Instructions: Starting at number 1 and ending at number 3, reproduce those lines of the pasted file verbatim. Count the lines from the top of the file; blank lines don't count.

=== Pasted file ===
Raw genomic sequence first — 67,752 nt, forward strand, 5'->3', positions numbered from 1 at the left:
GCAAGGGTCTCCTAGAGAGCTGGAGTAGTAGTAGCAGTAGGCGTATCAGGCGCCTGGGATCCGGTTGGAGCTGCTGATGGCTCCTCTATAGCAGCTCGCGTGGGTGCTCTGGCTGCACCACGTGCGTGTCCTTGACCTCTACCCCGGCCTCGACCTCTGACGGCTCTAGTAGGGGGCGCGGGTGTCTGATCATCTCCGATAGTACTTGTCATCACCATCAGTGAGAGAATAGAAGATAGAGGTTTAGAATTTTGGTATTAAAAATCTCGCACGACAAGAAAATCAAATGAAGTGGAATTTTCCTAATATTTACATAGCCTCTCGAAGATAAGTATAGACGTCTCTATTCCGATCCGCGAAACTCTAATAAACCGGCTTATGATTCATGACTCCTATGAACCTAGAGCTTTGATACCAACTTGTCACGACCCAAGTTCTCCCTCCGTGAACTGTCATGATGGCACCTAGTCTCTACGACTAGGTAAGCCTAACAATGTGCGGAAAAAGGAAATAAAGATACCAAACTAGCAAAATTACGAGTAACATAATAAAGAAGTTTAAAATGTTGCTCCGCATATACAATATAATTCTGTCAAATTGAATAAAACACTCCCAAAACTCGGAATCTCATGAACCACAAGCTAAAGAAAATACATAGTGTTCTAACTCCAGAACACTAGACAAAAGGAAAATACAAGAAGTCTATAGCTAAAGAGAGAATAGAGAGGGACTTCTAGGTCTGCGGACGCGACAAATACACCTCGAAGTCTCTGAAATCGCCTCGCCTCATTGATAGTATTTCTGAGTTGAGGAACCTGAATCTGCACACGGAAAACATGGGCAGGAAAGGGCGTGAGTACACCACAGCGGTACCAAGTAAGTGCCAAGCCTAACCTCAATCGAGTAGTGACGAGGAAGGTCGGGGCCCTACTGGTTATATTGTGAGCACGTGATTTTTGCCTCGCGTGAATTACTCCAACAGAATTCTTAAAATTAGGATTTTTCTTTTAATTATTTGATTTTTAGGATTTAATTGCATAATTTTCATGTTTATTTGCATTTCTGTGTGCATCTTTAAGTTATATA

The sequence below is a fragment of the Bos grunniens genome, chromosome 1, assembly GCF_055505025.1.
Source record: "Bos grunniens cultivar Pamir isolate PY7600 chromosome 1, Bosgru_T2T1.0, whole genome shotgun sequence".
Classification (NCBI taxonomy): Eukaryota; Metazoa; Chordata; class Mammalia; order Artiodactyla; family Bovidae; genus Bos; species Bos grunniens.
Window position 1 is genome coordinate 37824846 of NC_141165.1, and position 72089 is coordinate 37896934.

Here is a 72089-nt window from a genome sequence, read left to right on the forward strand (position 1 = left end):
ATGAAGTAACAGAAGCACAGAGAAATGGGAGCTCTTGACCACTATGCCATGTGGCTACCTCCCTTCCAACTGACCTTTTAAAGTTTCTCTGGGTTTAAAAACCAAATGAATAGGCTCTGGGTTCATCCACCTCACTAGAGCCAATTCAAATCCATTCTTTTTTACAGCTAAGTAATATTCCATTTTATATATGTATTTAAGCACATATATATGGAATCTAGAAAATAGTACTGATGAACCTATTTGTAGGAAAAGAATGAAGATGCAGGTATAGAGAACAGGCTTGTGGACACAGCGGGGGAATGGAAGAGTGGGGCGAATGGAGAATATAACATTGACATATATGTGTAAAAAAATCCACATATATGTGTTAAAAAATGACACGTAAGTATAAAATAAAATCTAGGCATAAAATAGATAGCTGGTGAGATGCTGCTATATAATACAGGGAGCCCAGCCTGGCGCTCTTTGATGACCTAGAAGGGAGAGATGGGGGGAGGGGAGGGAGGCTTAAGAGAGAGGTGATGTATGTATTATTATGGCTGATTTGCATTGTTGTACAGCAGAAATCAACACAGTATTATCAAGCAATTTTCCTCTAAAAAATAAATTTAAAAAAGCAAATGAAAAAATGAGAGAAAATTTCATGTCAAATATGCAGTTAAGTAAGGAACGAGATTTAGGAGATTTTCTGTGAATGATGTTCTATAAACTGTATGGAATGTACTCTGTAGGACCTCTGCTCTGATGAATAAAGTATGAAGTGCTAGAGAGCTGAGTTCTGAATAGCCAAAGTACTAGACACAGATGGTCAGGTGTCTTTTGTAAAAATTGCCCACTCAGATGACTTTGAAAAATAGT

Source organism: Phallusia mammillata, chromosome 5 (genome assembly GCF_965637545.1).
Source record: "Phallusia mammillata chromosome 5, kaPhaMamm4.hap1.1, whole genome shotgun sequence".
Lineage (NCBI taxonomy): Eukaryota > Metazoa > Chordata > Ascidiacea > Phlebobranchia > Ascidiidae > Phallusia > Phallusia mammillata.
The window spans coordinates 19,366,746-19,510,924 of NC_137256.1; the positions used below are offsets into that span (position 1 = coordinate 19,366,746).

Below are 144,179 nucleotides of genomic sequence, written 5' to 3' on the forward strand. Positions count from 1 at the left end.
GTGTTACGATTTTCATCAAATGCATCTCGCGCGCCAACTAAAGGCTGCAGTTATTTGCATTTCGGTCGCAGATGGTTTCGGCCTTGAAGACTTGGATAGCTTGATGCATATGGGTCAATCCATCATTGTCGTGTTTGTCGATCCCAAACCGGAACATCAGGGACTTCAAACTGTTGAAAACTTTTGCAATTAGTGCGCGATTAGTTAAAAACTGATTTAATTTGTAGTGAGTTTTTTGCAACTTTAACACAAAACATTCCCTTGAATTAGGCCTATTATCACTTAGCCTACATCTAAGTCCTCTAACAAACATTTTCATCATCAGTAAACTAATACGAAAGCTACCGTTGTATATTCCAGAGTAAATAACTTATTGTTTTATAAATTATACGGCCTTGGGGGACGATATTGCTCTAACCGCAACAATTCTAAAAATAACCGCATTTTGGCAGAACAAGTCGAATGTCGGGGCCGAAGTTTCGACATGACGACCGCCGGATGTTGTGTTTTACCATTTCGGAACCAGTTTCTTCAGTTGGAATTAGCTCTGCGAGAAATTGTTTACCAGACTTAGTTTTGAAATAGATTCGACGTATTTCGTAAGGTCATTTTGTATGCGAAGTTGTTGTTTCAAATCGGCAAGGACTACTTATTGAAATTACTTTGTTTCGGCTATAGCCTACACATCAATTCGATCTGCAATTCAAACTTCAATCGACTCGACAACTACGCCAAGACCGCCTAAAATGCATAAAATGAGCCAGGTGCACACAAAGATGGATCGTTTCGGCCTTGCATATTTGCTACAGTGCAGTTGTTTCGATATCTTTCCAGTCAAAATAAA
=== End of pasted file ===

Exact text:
Raw genomic sequence first — 67,752 nt, forward strand, 5'->3', positions numbered from 1 at the left:
GCAAGGGTCTCCTAGAGAGCTGGAGTAGTAGTAGCAGTAGGCGTATCAGGCGCCTGGGATCCGGTTGGAGCTGCTGATGGCTCCTCTATAGCAGCTCGCGTGGGTGCTCTGGCTGCACCACGTGCGTGTCCTTGACCTCTACCCCGGCCTCGACCTCTGACGGCTCTAGTAGGGGGCGCGGGTGTCTGATCATCTCCGATAGTACTTGTCATCACCATCAGTGAGAGAATAGAAGATAGAGGTTTAGAATTTTGGTATTAAAAATCTCGCACGACAAGAAAATCAAATGAAGTGGAATTTTCCTAATATTTACATAGCCTCTCGAAGATAAGTATAGACGTCTCTATTCCGATCCGCGAAACTCTAATAAACCGGCTTATGATTCATGACTCCTATGAACCTAGAGCTTTGATACCAACTTGTCACGACCCAAGTTCTCCCTCCGTGAACTGTCATGATGGCACCTAGTCTCTACGACTAGGTAAGCCTAACAATGTGCGGAAAAAGGAAATAAAGATACCAAACTAGCAAAATTACGAGTAACATAATAAAGAAGTTTAAAATGTTGCTCCGCATATACAATATAATTCTGTCAAATTGAATAAAACACTCCCAAAACTCGGAATCTCATGAACCACAAGCTAAAGAAAATACATAGTGTTCTAACTCCAGAACACTAGACAAAAGGAAAATACAAGAAGTCTATAGCTAAAGAGAGAATAGAGAGGGACTTCTAGGTCTGCGGACGCGACAAATACACCTCGAAGTCTCTGAAATCGCCTCGCCTCATTGATAGTATTTCTGAGTTGAGGAACCTGAATCTGCACACGGAAAACATGGGCAGGAAAGGGCGTGAGTACACCACAGCGGTACCAAGTAAGTGCCAAGCCTAACCTCAATCGAGTAGTGACGAGGAAGGTCGGGGCCCTACTGGTTATATTGTGAGCACGTGATTTTTGCCTCGCGTGAATTACTCCAACAGAATTCTTAAAATTAGGATTTTTCTTTTAATTATTTGATTTTTAGGATTTAATTGCATAATTTTCATGTTTATTTGCATTTCTGTGTGCATCTTTAAGTTATATA

The sequence below is a fragment of the Bos grunniens genome, chromosome 1, assembly GCF_055505025.1.